Listen to Silence

Street noise, train noise, airplane noise, noise at the railway station, noise in the office, lawnmowers, steam vents, a slamming door in the staircase, the beep of a smartphone.

What does silence sound like? Finding an answer is difficult. For some, it is quiet when the noises around them are reduced to sounds that are not caused by humans. Some need silence to live; others are afraid of it.

“Silence is something you assume you’ll always find when you need it,” says Gordon Hempton in an interview with Newsweek. He has been searching for quiet places for thirty years and records them with a recording device.

Today, the search for silence can be compared to the search for a needle in a haystack. There are fewer than a dozen quiet places in the U.S. and none left in Europe, Hempton says. For him, a place is silent when there are no sounds made by humans for fifteen minutes.

The virtual reality film Sanctuaries of Silence by Adam Loften and Emmanuel Vaughan-Lee follows Hempton and his microphone to various places. The film addresses the question of what the world loses when silence is gone. At the end of the film, Loften and Vaughan-Lee invite us to experience a place through its sounds with the following exercise:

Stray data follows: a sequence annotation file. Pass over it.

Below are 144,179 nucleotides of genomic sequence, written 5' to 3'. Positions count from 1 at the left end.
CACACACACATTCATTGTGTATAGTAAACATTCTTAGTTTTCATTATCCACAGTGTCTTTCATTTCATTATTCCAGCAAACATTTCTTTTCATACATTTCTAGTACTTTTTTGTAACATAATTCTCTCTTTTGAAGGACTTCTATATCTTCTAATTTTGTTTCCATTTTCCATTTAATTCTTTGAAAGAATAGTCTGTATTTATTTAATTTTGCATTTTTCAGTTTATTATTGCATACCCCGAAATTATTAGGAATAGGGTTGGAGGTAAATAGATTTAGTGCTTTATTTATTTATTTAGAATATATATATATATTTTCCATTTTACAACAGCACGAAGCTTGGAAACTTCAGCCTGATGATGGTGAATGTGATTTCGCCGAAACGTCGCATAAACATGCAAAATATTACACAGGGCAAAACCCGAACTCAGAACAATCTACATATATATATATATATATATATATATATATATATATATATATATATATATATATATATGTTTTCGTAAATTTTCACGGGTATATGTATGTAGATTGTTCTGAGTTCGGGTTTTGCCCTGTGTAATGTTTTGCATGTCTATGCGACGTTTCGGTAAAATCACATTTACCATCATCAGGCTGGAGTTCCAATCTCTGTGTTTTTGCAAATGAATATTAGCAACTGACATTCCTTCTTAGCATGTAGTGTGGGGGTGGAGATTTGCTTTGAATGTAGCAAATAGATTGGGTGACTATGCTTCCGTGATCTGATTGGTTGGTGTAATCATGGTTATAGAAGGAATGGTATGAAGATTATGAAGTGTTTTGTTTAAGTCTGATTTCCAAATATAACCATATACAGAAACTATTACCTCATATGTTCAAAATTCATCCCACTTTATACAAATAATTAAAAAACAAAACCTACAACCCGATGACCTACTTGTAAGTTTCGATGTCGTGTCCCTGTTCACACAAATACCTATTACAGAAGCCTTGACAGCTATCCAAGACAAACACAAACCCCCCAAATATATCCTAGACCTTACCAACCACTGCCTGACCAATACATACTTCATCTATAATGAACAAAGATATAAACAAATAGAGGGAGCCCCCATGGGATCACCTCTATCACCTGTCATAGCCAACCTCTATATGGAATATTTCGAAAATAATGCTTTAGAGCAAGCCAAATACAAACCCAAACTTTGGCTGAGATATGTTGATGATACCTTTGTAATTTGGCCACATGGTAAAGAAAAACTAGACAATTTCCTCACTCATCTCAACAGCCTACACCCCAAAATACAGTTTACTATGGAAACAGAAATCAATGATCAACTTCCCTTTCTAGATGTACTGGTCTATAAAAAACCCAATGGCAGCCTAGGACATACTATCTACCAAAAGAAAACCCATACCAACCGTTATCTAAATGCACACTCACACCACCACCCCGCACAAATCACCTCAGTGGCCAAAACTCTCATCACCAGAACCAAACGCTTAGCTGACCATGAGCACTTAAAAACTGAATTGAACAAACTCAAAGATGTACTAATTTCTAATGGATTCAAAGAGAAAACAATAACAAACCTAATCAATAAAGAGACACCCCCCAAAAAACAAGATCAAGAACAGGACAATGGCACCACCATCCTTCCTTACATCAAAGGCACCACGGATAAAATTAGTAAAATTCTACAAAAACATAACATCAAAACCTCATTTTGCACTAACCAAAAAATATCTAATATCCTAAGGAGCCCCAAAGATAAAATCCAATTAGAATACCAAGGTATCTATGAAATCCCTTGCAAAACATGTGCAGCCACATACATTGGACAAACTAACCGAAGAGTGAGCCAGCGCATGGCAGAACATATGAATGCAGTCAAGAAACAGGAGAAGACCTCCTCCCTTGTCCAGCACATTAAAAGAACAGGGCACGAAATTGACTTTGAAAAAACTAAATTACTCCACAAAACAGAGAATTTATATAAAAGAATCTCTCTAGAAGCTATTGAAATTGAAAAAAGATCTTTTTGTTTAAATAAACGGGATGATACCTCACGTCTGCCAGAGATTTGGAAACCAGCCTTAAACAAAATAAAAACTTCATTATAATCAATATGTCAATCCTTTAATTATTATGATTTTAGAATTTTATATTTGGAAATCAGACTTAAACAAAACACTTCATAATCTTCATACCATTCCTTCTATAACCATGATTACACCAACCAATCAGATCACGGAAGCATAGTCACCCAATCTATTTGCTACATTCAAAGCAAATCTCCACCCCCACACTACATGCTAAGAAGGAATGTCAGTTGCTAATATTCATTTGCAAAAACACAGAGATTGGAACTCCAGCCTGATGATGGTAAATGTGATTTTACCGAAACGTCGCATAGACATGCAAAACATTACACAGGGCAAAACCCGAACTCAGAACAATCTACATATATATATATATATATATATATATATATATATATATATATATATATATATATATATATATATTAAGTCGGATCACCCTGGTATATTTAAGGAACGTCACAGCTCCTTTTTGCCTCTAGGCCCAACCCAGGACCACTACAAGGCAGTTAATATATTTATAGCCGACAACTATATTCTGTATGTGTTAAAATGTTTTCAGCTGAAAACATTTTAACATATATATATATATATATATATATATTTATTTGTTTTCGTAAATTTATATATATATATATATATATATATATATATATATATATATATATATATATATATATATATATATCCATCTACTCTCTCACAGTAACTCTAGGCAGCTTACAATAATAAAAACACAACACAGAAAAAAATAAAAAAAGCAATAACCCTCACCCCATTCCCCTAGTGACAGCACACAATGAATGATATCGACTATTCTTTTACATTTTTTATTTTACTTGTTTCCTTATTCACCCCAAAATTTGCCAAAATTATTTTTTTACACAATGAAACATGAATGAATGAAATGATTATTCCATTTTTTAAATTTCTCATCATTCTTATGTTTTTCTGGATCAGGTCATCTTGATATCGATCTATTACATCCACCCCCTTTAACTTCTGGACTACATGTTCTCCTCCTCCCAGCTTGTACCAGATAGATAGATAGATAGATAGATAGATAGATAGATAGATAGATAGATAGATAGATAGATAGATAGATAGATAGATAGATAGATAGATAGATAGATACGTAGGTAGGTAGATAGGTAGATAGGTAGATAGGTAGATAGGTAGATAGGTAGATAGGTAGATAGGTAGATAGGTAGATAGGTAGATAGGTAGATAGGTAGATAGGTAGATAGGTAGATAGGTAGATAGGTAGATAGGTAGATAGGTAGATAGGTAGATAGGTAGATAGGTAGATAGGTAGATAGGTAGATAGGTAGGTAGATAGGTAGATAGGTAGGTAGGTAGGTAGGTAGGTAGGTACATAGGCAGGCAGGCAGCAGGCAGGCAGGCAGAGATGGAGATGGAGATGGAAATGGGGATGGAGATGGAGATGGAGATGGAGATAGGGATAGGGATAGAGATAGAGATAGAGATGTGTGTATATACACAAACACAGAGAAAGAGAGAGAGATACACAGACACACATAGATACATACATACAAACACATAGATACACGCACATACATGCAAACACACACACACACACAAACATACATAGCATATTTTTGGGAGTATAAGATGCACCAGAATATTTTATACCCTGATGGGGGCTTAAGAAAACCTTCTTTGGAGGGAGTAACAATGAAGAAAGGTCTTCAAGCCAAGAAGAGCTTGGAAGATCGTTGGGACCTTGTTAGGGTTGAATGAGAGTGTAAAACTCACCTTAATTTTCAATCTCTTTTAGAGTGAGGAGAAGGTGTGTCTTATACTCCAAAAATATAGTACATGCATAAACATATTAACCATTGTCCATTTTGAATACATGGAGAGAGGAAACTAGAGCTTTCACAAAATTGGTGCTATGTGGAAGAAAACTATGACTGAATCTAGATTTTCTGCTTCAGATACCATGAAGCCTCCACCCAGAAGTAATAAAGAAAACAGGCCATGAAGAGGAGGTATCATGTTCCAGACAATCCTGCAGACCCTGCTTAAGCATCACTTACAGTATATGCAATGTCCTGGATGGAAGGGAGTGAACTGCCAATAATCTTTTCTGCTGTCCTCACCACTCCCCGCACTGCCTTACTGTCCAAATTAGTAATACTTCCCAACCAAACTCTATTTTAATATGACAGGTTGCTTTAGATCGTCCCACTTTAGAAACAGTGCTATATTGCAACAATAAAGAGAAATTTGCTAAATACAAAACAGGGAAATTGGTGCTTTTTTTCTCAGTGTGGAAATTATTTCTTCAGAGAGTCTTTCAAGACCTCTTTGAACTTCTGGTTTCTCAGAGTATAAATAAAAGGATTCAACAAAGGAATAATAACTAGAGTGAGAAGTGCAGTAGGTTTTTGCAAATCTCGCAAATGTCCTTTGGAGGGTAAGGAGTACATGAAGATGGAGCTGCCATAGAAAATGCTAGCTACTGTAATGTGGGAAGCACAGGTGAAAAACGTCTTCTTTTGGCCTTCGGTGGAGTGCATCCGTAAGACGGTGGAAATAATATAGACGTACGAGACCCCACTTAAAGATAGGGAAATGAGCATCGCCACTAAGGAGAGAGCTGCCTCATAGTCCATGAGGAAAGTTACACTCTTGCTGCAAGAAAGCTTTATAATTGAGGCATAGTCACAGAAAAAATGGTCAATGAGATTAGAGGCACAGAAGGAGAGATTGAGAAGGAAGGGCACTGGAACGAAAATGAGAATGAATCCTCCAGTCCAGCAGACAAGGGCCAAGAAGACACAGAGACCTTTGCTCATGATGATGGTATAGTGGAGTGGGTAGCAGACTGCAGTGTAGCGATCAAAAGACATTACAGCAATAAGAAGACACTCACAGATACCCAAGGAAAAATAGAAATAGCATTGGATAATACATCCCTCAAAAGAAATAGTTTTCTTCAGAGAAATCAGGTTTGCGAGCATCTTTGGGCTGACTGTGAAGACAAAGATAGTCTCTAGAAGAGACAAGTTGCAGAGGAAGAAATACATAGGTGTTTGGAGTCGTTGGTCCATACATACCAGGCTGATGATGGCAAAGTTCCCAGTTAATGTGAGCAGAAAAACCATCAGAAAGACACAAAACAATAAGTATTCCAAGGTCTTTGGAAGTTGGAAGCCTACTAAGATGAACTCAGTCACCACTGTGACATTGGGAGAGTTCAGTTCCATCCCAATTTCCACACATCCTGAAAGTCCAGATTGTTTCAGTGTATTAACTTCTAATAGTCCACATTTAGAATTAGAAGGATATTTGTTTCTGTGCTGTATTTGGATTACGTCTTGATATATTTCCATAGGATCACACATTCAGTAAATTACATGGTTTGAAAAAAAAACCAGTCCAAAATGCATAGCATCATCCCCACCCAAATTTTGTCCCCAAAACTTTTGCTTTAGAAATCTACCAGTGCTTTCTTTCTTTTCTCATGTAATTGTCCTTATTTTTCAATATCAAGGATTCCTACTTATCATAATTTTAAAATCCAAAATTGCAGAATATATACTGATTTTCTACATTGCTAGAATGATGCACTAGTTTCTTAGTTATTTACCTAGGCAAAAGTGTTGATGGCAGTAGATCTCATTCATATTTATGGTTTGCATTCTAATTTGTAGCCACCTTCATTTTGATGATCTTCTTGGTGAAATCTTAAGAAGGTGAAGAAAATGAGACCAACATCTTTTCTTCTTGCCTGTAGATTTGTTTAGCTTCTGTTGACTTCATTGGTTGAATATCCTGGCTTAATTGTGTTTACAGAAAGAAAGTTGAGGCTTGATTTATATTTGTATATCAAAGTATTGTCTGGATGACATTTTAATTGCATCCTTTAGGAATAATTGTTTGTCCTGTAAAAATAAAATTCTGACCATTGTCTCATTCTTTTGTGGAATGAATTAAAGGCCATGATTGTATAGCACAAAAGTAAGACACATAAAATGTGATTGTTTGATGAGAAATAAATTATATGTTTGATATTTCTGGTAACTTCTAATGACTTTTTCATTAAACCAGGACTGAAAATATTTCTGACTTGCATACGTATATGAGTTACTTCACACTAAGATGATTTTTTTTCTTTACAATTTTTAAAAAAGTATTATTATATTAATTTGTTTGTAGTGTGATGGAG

Find a quiet spot, take a few deep breaths and enjoy the peace and quiet that silence begins to offer. Notice how both physical and psychological changes begin to happen almost immediately.

Where is the place you spend the most time indoors? Go to this place. It could be a room in your home or your office. Sit or lay down in a comfortable position. Spend 10 minutes with your eyes closed, listening to all of the sounds around you, nearby and far away. What do you hear?

Seek out a public or urban environment – a local coffee shop, a busy street corner, your rooftop. Again, for 10 minutes, listen to the sounds around you. Try to take it all in, with equal value, without judgment. What do you notice?

Find a natural/green space within your town or city – a public park or garden or a tree in your yard. Close your eyes and listen for 15 minutes this time. How is the quality of sound different in this location compared to the location in exercise #2?

Seek out a natural space, away from the hustle and bustle of the city. This space could be a wooded trail or a meadow with a stream. Sit or lay down with your eyes closed. For 30 minutes, listen to the sounds around you. What do you hear in this place?

Return to the place indoors from exercise #1. Repeat the first exercise. Has your experience of listening changed? If so, how?





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